ACR Expands First-of-Its-Kind Patient-Friendly Appropriateness C

ACR Expands First-of-Its-Kind Patient-Friendly Appropriateness Criteria Summary Resource

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SOURCE American College of Radiology

The collection of summaries helps patients better understand which imaging tests may be best for their condition

RESTON, Va., March 8, 2018 /PRNewswire-USNewswire/ -- The Journal of the American College of Radiology (JACR) released six new patient-friendly summaries of the ACR Appropriateness Criteria (AC) this month.

The new AC patient summaries are less than 250 words, written in language that is easily understood by those with little or no medical experience or training, and based on input from an expert panel of providers from different medical specialties.

The ACR Appropriateness Criteria® (AC) are comprised of about 300 evidence-based guidelines, created and continually updated by multidisciplinary teams of expert physicians to help providers make the most appropriate diagnostic imaging and image-guided treatment decisions for specific clinical conditions.  

"These patient-friendly summaries empower patients to more fully participate in their care, and are already strengthening the doctor-patient relationship," said Bruce J. Hillman, MD, FACR, JACR Editor-In Chief. "They also help ordering physicians and radiologists better communicate the reason they are requesting, or performing, a particular imaging test."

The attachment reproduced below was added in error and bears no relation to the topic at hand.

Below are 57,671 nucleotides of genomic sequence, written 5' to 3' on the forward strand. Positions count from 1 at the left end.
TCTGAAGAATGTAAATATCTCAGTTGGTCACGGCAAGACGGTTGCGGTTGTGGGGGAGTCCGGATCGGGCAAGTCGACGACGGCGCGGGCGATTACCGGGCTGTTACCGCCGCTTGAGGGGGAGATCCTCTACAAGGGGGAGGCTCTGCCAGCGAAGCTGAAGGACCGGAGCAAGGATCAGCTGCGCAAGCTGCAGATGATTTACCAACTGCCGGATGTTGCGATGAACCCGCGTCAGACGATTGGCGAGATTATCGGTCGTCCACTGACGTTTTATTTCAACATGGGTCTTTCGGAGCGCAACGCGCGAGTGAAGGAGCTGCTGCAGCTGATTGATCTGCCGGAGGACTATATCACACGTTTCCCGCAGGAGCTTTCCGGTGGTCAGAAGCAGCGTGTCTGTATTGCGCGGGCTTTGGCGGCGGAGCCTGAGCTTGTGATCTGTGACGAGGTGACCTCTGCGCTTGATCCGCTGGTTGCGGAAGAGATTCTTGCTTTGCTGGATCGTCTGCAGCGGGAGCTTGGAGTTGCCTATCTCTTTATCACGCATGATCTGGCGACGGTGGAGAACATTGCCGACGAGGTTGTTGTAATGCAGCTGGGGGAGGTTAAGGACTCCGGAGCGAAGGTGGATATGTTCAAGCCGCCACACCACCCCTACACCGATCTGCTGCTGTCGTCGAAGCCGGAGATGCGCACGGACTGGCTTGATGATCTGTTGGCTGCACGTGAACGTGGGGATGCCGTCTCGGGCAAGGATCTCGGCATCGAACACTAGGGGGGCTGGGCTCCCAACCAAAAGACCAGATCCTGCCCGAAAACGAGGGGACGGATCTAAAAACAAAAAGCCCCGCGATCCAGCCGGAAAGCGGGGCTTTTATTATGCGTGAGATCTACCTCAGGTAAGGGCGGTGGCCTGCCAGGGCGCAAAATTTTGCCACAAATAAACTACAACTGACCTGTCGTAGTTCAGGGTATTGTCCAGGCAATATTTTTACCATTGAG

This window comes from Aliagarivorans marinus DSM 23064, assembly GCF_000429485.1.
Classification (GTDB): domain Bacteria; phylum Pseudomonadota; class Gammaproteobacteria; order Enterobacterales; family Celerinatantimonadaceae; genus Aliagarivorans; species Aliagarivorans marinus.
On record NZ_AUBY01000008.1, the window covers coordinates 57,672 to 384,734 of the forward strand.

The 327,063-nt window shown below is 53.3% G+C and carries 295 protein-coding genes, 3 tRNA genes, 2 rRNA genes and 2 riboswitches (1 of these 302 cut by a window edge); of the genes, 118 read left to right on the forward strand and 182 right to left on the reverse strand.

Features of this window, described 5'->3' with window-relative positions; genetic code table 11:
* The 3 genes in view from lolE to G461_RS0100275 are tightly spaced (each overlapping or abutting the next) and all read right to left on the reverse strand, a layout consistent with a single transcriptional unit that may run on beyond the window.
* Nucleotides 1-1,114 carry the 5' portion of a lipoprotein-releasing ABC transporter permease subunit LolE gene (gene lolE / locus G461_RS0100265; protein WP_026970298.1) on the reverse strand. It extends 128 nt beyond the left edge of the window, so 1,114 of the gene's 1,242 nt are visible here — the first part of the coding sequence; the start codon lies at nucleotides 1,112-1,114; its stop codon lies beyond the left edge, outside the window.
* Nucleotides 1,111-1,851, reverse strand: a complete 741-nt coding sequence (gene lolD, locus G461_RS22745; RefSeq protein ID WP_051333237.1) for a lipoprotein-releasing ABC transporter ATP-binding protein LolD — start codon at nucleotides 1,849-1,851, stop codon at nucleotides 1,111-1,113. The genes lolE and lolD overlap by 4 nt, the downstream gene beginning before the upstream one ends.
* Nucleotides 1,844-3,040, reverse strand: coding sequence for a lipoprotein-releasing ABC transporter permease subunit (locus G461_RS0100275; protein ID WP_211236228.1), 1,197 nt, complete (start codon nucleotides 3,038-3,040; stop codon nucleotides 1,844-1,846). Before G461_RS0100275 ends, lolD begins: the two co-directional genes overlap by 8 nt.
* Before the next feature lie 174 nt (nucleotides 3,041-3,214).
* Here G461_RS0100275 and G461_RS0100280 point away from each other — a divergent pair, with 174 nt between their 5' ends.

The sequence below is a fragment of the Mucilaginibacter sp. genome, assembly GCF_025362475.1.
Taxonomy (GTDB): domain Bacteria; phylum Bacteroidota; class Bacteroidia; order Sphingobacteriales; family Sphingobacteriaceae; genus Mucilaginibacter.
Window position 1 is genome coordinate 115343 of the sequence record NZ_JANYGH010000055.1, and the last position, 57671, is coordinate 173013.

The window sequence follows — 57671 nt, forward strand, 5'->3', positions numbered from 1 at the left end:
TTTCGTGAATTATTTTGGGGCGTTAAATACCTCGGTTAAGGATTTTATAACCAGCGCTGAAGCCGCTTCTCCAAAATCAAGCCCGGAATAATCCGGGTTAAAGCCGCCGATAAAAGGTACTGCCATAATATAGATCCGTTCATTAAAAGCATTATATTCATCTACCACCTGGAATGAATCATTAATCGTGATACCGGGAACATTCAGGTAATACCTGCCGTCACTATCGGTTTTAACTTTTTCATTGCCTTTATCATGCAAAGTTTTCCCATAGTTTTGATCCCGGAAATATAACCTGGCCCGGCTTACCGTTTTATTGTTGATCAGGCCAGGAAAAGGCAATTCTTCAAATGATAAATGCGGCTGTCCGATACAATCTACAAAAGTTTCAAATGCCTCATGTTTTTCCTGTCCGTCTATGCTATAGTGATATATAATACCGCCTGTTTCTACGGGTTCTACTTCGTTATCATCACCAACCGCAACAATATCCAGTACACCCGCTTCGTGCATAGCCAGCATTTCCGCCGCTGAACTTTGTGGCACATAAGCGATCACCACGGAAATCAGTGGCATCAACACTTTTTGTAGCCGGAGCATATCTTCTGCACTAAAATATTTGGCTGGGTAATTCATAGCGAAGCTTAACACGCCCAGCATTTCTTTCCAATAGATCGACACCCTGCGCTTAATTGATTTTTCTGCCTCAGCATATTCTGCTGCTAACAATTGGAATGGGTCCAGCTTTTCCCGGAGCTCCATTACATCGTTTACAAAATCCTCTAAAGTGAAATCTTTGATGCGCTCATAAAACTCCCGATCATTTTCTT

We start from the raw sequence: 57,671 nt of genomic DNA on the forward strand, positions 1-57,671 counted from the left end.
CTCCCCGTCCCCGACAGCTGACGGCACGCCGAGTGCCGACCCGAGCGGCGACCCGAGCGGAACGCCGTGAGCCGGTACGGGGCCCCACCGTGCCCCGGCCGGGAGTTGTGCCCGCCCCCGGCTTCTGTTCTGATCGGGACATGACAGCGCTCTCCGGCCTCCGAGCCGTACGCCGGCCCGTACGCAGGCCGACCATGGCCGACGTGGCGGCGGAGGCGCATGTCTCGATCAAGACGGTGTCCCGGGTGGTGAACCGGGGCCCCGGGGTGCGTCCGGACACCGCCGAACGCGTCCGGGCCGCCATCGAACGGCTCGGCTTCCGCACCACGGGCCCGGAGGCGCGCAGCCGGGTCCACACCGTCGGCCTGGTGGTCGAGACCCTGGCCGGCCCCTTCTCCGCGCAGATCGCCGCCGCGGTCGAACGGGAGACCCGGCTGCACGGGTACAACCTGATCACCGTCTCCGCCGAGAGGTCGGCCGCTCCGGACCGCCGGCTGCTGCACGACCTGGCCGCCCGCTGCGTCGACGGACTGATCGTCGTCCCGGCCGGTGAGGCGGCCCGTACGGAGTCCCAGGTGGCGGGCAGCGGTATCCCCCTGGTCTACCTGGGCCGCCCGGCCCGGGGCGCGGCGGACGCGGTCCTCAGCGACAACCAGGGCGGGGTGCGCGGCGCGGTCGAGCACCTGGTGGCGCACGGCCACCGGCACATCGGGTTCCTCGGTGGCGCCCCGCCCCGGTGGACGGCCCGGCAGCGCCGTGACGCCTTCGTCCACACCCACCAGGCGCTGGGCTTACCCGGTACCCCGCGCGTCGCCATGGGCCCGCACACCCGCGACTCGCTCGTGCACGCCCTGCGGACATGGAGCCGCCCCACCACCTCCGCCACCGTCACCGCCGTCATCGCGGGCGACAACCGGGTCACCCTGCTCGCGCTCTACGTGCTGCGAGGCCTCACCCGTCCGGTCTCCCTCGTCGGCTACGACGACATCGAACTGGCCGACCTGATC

The new AC patient summaries are part of a larger, first-of-its-kind effort by the ACR to provide more patient- and family-centered radiology care. Enabling such medical guidelines to be "translated" and easily understood and used by patients will further the ACR's progress towards this goal.

The first patient-friendly summary, released in January, explained the AC for acute chest-pain-suspected pulmonary embolism. The five released most recently address the AC for headache, routine chest radiology, sinonasal disease, low back pain, asymptomatic patient at risk for coronary artery disease and acute onset flank pain – suspicion of stone disease (Urolithiasis). The ACR anticipates releasing additional patient-friendly summaries in the months to come.

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